Photo By Jeff Rubenstone/ENR
A Shell Lubricants engineer inspects engine components from an on-road truck, looking for signs of wear and tear.

With new federal greenhouse-gas emissions and fuel-economy standards for on-road trucks set to take effect in 2016, engine-oil manufacturers are working on the first new oil standard in a decade. With newer diesel engines running hotter in pursuit of better efficiency, the oils they need will have to face a fresh battery of tests.

"The key drivers for this new category are the changes in regulations for the 2017 model year," says Dan Arcy, global OEM technical manager with Shell Global Solutions. "That's lower greenhouse-gas emissions, lower CO emissions and fuel-economy improvements."

Getting to the new standard, called Proposed Category 11, or PC-11, requires collaboration between engine-oil makers, truck and engine manufacturers as well as the chemical firms that make engine additives.

Dan Arcy chairs the new-category development team, which also has representatives from oil makers Chevron and Safety Kleen and engine manufacturers Caterpillar, John Deere, Cummins, Navistar and Paccar. "We are currently devising the test matrix, deciding which tests on which engines should be included," says Arcy.

Many of the new tests focus on oil oxidation stability and aeration at high temperatures. "The reason for this is that some engines are going up as much as 10°C—that's a pretty substantial increase in temperature," he says.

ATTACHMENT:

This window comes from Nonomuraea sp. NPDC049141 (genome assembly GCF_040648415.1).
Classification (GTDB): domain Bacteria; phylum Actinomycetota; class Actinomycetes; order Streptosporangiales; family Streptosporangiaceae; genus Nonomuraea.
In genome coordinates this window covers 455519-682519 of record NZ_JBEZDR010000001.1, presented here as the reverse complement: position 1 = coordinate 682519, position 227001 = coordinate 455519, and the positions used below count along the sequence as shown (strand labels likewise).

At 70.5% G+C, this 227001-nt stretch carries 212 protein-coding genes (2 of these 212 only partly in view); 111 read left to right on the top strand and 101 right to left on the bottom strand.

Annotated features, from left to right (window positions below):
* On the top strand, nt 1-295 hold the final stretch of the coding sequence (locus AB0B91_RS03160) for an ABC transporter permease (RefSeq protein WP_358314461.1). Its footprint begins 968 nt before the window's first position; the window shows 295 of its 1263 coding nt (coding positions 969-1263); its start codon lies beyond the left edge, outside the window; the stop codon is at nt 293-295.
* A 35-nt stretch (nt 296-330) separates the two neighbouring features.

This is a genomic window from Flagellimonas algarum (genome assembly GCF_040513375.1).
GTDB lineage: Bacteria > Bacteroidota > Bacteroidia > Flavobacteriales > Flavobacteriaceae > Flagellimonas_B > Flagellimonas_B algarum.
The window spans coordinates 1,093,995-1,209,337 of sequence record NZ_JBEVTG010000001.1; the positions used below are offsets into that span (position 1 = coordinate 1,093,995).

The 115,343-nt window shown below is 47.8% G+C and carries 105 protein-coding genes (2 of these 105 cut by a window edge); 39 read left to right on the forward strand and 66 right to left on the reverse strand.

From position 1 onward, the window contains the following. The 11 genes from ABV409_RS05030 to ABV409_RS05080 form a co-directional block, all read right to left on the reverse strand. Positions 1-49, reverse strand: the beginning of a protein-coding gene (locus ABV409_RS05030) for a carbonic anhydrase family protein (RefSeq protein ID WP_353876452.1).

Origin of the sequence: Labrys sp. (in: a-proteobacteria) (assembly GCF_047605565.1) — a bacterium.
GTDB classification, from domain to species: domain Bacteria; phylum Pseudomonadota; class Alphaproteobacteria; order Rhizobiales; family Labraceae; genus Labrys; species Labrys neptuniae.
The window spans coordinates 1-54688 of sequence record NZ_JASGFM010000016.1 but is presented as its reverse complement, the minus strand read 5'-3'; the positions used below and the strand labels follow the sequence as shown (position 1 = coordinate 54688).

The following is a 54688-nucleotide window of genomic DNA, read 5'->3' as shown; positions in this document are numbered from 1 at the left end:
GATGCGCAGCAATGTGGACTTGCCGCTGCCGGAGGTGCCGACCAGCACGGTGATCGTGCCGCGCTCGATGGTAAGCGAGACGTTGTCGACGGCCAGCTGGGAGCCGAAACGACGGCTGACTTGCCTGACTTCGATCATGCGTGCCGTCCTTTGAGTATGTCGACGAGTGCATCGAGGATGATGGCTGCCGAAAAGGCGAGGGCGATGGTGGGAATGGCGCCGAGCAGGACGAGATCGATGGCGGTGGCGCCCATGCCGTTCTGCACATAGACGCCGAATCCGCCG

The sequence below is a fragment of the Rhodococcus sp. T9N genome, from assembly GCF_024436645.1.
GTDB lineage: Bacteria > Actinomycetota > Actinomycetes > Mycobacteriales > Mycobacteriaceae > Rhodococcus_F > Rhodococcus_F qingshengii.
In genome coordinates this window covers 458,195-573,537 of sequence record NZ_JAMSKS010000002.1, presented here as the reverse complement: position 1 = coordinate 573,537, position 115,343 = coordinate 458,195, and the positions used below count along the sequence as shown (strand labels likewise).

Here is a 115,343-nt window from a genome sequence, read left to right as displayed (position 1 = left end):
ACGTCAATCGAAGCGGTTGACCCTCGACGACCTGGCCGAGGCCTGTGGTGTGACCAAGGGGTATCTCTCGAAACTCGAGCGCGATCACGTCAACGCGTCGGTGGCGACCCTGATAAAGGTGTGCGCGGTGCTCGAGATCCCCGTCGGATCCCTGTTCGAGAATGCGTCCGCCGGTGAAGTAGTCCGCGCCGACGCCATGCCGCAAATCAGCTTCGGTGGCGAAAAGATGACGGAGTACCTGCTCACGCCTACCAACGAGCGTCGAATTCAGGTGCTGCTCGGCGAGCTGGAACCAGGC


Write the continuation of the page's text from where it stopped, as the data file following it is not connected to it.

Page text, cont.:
In order to accommodate engines that are operating at higher temperatures, the PC-11 category will have two classifications. PC-11A covers higher-viscosity oils and will have full backwards compatibility with older engine models. It is also expected to bring an estimated 1.6% improvement in overall fuel economy. The PC-11B category is something new, encompassing lower-viscosity oils designed to perform in a high-temperature, high-shear environment. Fuel-economy gains have not been finalized but may exceed PC-11A's.

The main difference is PC-11B oils will not be fully compatible with older engines, and Arcy notes that none of the engine manufacturers have committed to support backwards compatibility with PC-11B. "Our concerns are that the lower-viscosity stuff [PC-11B] might be able to protect some engines from recent years, and fleet owners don't want to have to carry multiple tanks for different oils," he says.

Even with the final standard still years away, companies already are seeking the sweet spot for these low-viscosity oils. "We've been blending down some of the oils that meet the old CJ-4 standard to low viscosity and putting them into field trials to see how they perform," says Matt Urbanak, chief formulator for Shell Rotella in North America. "We're trying to provide products at these low viscosity levels without compromising durability."

"Our customers have become accustomed to getting extremely long lives out of their engines," says Shell's Arcy. "They are not going to want to give up engine life or durability to get better fuel economy."

Delays in devising the test lineup may push back the introduction date of the new standard, Arcy adds. "We're still being asked to have the product available and licensable in April of 2016, but, looking at the schedule now, it could get pushed out to September 2016."